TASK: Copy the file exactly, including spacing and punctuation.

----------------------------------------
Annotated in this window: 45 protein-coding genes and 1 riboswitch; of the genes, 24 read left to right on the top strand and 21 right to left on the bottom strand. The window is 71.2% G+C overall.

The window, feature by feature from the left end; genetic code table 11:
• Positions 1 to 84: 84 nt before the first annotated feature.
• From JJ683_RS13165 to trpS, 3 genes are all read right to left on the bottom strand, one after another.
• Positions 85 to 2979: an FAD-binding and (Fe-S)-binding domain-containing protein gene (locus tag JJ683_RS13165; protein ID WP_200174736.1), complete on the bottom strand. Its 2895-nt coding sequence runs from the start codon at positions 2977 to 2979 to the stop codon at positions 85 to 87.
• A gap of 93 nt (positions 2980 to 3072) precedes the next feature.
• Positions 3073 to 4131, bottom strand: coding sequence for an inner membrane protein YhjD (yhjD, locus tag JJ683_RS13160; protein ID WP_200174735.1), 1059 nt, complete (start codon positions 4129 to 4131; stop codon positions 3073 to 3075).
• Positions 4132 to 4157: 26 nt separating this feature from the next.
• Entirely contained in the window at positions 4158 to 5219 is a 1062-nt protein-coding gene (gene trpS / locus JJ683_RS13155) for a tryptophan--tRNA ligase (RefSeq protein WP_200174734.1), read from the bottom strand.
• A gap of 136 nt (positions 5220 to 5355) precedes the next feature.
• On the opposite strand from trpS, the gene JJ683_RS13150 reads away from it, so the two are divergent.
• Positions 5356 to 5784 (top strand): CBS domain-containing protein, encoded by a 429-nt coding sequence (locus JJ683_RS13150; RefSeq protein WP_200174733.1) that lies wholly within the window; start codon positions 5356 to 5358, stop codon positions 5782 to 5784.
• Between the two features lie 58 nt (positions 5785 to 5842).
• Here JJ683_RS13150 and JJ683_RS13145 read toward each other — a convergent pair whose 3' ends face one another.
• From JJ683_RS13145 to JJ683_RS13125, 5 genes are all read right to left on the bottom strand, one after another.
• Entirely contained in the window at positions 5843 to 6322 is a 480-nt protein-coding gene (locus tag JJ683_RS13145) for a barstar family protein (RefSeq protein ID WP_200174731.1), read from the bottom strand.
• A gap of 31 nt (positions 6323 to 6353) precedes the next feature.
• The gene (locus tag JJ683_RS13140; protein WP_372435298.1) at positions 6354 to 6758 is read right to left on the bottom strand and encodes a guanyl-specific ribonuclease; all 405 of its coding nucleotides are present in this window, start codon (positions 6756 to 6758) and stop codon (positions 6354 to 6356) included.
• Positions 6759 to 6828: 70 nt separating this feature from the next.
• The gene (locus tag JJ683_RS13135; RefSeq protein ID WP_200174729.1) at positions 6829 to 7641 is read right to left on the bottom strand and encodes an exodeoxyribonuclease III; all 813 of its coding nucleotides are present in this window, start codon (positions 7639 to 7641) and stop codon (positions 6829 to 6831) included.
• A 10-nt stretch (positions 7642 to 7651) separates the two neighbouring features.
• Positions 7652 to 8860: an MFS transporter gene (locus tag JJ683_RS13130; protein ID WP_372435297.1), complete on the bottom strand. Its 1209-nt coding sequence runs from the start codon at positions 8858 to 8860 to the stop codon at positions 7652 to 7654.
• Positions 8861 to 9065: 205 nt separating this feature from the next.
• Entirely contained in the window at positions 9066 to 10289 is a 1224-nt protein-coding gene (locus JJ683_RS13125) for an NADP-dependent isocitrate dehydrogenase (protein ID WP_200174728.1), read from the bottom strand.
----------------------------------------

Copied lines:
Annotated in this window: 45 protein-coding genes and 1 riboswitch; of the genes, 24 read left to right on the top strand and 21 right to left on the bottom strand. The window is 71.2% G+C overall.

The window, feature by feature from the left end; genetic code table 11:
• Positions 1 to 84: 84 nt before the first annotated feature.
• From JJ683_RS13165 to trpS, 3 genes are all read right to left on the bottom strand, one after another.
• Positions 85 to 2979: an FAD-binding and (Fe-S)-binding domain-containing protein gene (locus tag JJ683_RS13165; protein ID WP_200174736.1), complete on the bottom strand. Its 2895-nt coding sequence runs from the start codon at positions 2977 to 2979 to the stop codon at positions 85 to 87.
• A gap of 93 nt (positions 2980 to 3072) precedes the next feature.
• Positions 3073 to 4131, bottom strand: coding sequence for an inner membrane protein YhjD (yhjD, locus tag JJ683_RS13160; protein ID WP_200174735.1), 1059 nt, complete (start codon positions 4129 to 4131; stop codon positions 3073 to 3075).
• Positions 4132 to 4157: 26 nt separating this feature from the next.
• Entirely contained in the window at positions 4158 to 5219 is a 1062-nt protein-coding gene (gene trpS / locus JJ683_RS13155) for a tryptophan--tRNA ligase (RefSeq protein WP_200174734.1), read from the bottom strand.
• A gap of 136 nt (positions 5220 to 5355) precedes the next feature.
• On the opposite strand from trpS, the gene JJ683_RS13150 reads away from it, so the two are divergent.
• Positions 5356 to 5784 (top strand): CBS domain-containing protein, encoded by a 429-nt coding sequence (locus JJ683_RS13150; RefSeq protein WP_200174733.1) that lies wholly within the window; start codon positions 5356 to 5358, stop codon positions 5782 to 5784.
• Between the two features lie 58 nt (positions 5785 to 5842).
• Here JJ683_RS13150 and JJ683_RS13145 read toward each other — a convergent pair whose 3' ends face one another.
• From JJ683_RS13145 to JJ683_RS13125, 5 genes are all read right to left on the bottom strand, one after another.
• Entirely contained in the window at positions 5843 to 6322 is a 480-nt protein-coding gene (locus tag JJ683_RS13145) for a barstar family protein (RefSeq protein ID WP_200174731.1), read from the bottom strand.
• A gap of 31 nt (positions 6323 to 6353) precedes the next feature.
• The gene (locus tag JJ683_RS13140; protein WP_372435298.1) at positions 6354 to 6758 is read right to left on the bottom strand and encodes a guanyl-specific ribonuclease; all 405 of its coding nucleotides are present in this window, start codon (positions 6756 to 6758) and stop codon (positions 6354 to 6356) included.
• Positions 6759 to 6828: 70 nt separating this feature from the next.
• The gene (locus tag JJ683_RS13135; RefSeq protein ID WP_200174729.1) at positions 6829 to 7641 is read right to left on the bottom strand and encodes an exodeoxyribonuclease III; all 813 of its coding nucleotides are present in this window, start codon (positions 7639 to 7641) and stop codon (positions 6829 to 6831) included.
• A 10-nt stretch (positions 7642 to 7651) separates the two neighbouring features.
• Positions 7652 to 8860: an MFS transporter gene (locus tag JJ683_RS13130; protein ID WP_372435297.1), complete on the bottom strand. Its 1209-nt coding sequence runs from the start codon at positions 8858 to 8860 to the stop codon at positions 7652 to 7654.
• Positions 8861 to 9065: 205 nt separating this feature from the next.
• Entirely contained in the window at positions 9066 to 10289 is a 1224-nt protein-coding gene (locus JJ683_RS13125) for an NADP-dependent isocitrate dehydrogenase (protein ID WP_200174728.1), read from the bottom strand.